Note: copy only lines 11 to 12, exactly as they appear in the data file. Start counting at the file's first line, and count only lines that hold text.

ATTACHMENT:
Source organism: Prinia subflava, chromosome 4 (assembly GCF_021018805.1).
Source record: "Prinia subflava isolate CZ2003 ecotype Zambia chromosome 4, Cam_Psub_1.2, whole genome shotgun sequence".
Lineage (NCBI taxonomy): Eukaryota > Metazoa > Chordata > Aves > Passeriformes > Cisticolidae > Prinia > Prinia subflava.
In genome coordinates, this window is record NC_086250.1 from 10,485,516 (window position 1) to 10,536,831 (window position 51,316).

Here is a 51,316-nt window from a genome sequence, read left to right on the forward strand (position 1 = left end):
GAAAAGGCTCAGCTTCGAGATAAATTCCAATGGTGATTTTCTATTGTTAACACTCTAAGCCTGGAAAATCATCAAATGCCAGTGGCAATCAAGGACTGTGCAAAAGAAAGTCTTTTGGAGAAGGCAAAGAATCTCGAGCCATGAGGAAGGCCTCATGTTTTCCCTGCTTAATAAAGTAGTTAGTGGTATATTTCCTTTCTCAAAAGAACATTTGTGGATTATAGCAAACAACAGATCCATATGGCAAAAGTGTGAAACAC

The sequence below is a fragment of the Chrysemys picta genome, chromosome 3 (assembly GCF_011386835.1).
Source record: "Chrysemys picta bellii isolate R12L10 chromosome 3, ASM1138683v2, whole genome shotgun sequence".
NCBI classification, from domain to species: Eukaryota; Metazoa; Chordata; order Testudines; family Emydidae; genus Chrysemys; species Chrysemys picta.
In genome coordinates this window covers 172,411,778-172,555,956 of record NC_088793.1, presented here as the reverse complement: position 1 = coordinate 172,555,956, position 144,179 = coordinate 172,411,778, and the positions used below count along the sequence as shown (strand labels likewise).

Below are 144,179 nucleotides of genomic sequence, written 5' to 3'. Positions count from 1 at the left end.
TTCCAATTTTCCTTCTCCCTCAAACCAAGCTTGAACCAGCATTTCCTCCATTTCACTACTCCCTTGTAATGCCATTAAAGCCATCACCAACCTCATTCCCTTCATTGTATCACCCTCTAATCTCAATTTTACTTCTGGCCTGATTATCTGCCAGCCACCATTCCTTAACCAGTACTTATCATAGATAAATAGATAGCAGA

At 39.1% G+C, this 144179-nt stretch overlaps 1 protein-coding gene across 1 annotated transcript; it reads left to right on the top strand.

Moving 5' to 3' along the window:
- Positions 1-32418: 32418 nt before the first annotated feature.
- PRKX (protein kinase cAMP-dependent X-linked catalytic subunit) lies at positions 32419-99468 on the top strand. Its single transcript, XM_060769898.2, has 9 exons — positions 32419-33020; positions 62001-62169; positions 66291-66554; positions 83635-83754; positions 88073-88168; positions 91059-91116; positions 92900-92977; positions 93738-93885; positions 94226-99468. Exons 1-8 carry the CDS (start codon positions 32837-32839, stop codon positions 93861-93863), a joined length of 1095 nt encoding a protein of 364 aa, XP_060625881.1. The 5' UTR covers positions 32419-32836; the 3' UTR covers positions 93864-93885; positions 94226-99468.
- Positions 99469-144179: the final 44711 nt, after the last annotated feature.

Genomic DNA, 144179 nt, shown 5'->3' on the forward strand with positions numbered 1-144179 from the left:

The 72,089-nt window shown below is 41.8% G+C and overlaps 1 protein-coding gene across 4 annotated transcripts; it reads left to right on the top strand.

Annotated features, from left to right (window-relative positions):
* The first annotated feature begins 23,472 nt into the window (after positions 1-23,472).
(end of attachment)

Below are 144,179 nucleotides of genomic sequence, written 5' to 3'. Positions count from 1 at the left end.
TTCCAATTTTCCTTCTCCCTCAAACCAAGCTTGAACCAGCATTTCCTCCATTTCACTACTCCCTTGTAATGCCATTAAAGCCATCACCAACCTCATTCCCTTCATTGTATCACCCTCTAATCTCAATTTTACTTCTGGCCTGATTATCTGCCAGCCACCATTCCTTAACCAGTACTTATCATAGATAAATAGATAGCAGA